One of the most meaningful stories ever written
"You know the story of the Three Wise Men of the East, and how they traveled from far away to offer their gifts at the manger-cradle in Bethlehem. But have you ever heard the story of the Other Wise Man?" So begins Henry van Dyke's Christmas classic, told in the manner of the great fairy talesand like a great fairy tale, it couldn't be more true! This beautiful edition is designed so that you can read The Other Wise Man as it is intended to be readslowly. His name was Artaban, and he told his doubting friends why he wanted to travel far away to see the promised king: "It has been shown to me and to my three companions among the MagiCaspar, Melchior, and Balthazar. We have searched the ancient tablets of Chaldea and computed the time. We have studied the sky. We saw a new star there, which shone for one night and then vanished. Now again the two great planets are meeting. This night is their conjunction." Try as he might, Artaban was unable to join the three Magi on that historic night. But as it turns out, he had even more important things to doand he learned what it really means to know God.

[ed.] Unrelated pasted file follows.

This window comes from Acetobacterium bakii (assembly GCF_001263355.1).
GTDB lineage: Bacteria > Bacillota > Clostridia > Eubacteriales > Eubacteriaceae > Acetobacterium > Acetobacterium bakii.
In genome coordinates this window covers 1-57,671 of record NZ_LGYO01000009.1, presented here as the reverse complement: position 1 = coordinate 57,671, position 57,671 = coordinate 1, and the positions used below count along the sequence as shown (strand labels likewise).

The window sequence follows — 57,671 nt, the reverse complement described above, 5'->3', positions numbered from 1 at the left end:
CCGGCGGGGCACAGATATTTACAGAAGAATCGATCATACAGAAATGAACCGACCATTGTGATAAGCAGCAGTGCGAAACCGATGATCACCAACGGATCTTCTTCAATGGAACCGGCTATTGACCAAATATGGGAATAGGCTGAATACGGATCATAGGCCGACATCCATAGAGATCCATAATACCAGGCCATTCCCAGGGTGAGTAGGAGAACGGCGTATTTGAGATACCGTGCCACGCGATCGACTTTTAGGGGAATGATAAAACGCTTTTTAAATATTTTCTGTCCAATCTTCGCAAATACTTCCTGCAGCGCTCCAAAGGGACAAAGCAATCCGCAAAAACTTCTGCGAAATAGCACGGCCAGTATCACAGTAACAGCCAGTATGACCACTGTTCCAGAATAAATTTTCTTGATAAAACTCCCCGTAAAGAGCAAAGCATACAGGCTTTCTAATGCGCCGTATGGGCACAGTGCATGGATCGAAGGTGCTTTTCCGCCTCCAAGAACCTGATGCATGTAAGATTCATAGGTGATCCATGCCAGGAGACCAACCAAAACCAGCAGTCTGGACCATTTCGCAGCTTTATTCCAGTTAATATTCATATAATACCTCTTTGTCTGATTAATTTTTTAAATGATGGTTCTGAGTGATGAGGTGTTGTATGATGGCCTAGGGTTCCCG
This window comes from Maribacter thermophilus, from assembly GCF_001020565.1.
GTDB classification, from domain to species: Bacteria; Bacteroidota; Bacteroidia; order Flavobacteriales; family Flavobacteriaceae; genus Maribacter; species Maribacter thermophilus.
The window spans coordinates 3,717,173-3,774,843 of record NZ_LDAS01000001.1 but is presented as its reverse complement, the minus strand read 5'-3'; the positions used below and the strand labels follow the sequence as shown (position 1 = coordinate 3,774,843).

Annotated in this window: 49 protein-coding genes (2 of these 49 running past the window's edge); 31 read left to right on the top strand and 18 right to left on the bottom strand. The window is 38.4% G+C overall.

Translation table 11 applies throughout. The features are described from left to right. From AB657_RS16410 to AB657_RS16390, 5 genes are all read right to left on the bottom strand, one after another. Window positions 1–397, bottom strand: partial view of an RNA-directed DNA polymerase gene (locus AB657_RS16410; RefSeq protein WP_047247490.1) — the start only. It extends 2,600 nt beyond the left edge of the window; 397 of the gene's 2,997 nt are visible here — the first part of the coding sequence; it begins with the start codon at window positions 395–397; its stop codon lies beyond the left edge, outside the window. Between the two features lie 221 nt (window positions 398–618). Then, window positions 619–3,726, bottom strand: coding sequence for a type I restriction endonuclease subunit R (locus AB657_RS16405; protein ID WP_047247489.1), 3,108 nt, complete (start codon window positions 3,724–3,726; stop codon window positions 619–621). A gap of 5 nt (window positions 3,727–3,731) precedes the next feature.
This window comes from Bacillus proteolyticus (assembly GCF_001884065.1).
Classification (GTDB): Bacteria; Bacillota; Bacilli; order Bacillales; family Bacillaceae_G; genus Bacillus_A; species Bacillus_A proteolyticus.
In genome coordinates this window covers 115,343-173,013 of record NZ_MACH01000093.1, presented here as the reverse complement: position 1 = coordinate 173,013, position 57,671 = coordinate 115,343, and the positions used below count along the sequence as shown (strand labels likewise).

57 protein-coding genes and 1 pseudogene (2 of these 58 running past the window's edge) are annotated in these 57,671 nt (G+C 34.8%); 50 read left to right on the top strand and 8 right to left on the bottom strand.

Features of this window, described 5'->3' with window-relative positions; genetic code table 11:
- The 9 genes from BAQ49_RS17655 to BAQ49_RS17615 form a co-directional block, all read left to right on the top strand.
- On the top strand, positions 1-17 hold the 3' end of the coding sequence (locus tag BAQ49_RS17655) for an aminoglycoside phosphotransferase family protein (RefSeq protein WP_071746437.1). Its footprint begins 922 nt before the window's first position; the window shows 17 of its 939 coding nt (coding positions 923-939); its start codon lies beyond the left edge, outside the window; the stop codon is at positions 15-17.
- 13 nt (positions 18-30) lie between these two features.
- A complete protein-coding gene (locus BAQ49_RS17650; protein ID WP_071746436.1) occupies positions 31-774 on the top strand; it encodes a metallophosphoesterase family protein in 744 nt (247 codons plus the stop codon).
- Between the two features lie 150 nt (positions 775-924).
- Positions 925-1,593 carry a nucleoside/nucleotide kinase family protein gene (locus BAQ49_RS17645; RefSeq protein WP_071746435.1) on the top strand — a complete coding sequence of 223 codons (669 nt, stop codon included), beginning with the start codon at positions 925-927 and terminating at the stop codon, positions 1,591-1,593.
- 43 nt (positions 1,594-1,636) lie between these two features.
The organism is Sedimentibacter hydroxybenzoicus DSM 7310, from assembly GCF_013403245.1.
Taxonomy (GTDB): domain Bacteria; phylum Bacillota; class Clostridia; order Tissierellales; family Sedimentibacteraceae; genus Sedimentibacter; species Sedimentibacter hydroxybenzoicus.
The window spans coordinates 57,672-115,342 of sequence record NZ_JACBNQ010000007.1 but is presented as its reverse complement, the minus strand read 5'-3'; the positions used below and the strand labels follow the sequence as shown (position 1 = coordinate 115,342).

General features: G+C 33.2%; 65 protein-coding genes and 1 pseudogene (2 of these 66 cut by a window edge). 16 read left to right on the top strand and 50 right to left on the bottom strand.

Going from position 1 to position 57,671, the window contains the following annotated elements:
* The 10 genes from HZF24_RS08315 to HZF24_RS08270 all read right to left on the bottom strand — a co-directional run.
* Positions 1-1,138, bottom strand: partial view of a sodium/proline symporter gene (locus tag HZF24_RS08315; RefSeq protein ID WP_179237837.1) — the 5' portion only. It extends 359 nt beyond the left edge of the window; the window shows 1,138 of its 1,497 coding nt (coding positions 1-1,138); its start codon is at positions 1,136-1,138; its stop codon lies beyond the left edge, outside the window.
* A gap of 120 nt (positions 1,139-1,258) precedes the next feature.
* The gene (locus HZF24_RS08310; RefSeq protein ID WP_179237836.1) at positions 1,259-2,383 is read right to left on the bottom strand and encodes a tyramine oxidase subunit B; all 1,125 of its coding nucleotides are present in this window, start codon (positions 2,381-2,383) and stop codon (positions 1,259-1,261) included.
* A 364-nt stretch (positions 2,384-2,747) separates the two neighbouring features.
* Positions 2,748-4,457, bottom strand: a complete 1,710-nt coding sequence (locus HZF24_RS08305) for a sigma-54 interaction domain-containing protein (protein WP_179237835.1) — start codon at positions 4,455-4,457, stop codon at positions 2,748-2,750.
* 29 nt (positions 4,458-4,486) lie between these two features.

Henry Van Dyke, American clergyman, educator, and author, was born in Germantown, Pennsylvania, in 1852. Educated in theology at Princeton University and in Berlin, he served as a pastor for twenty years, first in Newport, Rhode Island, and then at Brick Presbyterian Church in New York City. In 1900 he became professor of English Literature at Princeton, and from 1913 to 1916 he was United States minister to the Netherlands. Later, as naval chaplain he was awarded the Legion of Honor. The Story of the Other Wise Man, written in 1896, and The First Christmas Tree, 1897, were first read aloud to his congregation in New York. His Christmas sermons, essays, poetry, and short stories, revealing a classical education combined with a charming, down-to-earth sensibility, have made him a popular and enduring writer. Van Dyke died in 1933.